“Cry,” is an emotional offering on We Are that won Batiste Grammys for Best American Roots Song and Best American Roots Performance. In the hook, Batiste sings, “Why sometimes does it seem like all I want to / All I wanna do is cry / cry.” Reminiscent of Negro spirituals and Blues ballads, “Cry” is a heartfelt lament for the wrongs in society. At the end of the song, Batiste clarifies the cry is for the “loss of innocence,” the “struggle of the immigrant,” and the “wrongful imprisonment.”
Social issues are not the only struggle in Batiste’s life — he is also in the midst of a health crisis with his wife, Suleika Jaouad. Batiste and Jaouad first met when they were teenagers at band camp and formed a lasting friendship. Eleven months after graduating from Princeton, Jaouad was diagnosed with leukemia at the age of 22. During her nearly four years of cancer treatment, she wrote a New York Times column, “Life, Interrupted,” chronicling her experience as a young adult with cancer. A video series of the same name earned Jaouad an Emmy award. In one column, Suleika wrote about Batiste and his Stay Human bandmates surprising her in the hospital and cheering up the cancer ward with an impromptu performance in her room. Years later, Batiste and Jaouad began a romantic relationship.
Jaouad published her 2021 memoir about her experience with cancer, Between Two Kingdoms. In November of that year, she learned her cancer had returned and was more aggressive than the first time around. She and Batiste had less than a week to pack up and relocate to New York City for her to start chemotherapy. On Jaouad’s first day of chemo, the Grammy nominations were announced, and Jon received 11 — the most nominations for an artist of all time, other than Michael Jackson.
Shortly after, the couple married in a private ceremony the day before her bone marrow transplant in 2022. For the couple, it was an act of defiance. As Batiste stated in a CBS interview, “The darkness will try to overtake you, but just turn on the light. Focus on the light. Hold on to the light.”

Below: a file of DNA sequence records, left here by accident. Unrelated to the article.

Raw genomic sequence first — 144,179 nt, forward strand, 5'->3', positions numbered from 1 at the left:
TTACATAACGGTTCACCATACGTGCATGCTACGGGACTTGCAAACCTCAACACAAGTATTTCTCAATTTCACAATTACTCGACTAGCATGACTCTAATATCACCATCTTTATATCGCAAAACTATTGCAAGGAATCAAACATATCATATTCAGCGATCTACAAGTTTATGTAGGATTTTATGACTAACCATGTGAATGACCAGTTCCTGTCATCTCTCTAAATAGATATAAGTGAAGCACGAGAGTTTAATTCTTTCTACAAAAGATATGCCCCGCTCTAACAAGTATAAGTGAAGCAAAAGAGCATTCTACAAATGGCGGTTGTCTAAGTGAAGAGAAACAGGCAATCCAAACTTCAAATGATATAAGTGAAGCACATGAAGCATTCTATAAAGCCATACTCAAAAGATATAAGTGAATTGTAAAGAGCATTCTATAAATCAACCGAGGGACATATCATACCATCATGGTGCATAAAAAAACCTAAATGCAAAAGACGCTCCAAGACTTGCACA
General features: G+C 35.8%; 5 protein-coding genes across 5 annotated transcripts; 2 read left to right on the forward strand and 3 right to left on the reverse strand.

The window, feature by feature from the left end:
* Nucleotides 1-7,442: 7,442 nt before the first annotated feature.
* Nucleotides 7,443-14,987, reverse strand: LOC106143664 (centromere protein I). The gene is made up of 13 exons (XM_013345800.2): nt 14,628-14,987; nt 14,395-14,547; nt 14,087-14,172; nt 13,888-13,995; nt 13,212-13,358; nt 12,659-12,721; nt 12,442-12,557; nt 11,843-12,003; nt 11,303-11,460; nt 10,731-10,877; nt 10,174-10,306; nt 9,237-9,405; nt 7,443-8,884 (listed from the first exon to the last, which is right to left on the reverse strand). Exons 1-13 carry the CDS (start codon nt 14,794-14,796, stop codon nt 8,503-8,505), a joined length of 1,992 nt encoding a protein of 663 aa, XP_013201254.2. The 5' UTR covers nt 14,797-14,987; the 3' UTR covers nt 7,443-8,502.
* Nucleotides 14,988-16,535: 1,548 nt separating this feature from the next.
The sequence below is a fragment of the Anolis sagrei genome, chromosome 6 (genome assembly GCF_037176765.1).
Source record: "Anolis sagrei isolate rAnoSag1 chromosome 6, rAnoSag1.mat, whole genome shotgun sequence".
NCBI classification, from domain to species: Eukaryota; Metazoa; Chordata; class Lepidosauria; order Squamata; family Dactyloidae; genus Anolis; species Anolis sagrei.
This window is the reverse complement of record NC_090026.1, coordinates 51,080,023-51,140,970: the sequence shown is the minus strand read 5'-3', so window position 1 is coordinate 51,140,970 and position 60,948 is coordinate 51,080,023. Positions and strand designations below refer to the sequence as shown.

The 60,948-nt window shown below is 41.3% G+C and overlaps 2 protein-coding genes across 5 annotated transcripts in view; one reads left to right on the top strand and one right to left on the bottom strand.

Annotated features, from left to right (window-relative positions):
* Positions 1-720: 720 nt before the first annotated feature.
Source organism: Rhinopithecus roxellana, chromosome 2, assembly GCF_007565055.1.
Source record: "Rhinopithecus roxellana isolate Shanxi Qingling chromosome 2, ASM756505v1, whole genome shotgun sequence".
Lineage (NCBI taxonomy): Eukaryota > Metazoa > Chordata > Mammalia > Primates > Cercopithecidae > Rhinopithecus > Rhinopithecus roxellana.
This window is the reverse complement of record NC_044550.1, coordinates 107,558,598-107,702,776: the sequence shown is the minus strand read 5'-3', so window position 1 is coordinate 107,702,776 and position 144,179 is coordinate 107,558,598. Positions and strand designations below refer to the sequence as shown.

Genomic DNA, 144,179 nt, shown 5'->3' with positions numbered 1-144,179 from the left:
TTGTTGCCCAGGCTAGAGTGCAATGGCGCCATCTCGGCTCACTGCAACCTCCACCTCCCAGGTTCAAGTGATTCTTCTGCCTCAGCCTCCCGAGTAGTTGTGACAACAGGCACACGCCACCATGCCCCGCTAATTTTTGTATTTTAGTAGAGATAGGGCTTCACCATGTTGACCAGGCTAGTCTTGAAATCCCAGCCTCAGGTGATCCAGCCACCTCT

In Batiste’s Grammy acceptance speech, he said, “I believe this to my core: There is no best musician, best artist, best dancer, best actor. The creative arts are subjective and they reach people at a point in their lives when they need it most. It’s like a song or an album is made and it almost has a radar to find the person when they need it the most.”
In the same CBS interview, Jaouad described how Batiste turned to music to reach and comfort her when she was in the hospital after her bone marrow transplant. Due to a Covid surge, Jaouad had to recover in the hospital alone. So, Batiste wrote her new lullabies every night to fill her room with “healing properties.”
In the upbeat, “I Need You,” Batiste sings about love. “In this world with a lot of problems / All we need is a little loving / Thank you, thank you, oh you make me / Thank you, thank you for your love.” Based on their relationship, the couple has a deep well from which to draw when it comes to love, affection, and commitment.
After winning at the Academy Awards, the Grammy Awards, and the Golden Globe Awards, — just to name a few — Batiste will showcase his virtuoso composing skills and genre-melding symphonic work when he performs “American Symphony” at Carnegie Hall. In the meantime, We Are is a great album to play on repeat to help to get to know Batiste and the deep well of humanity that he’s tapped into.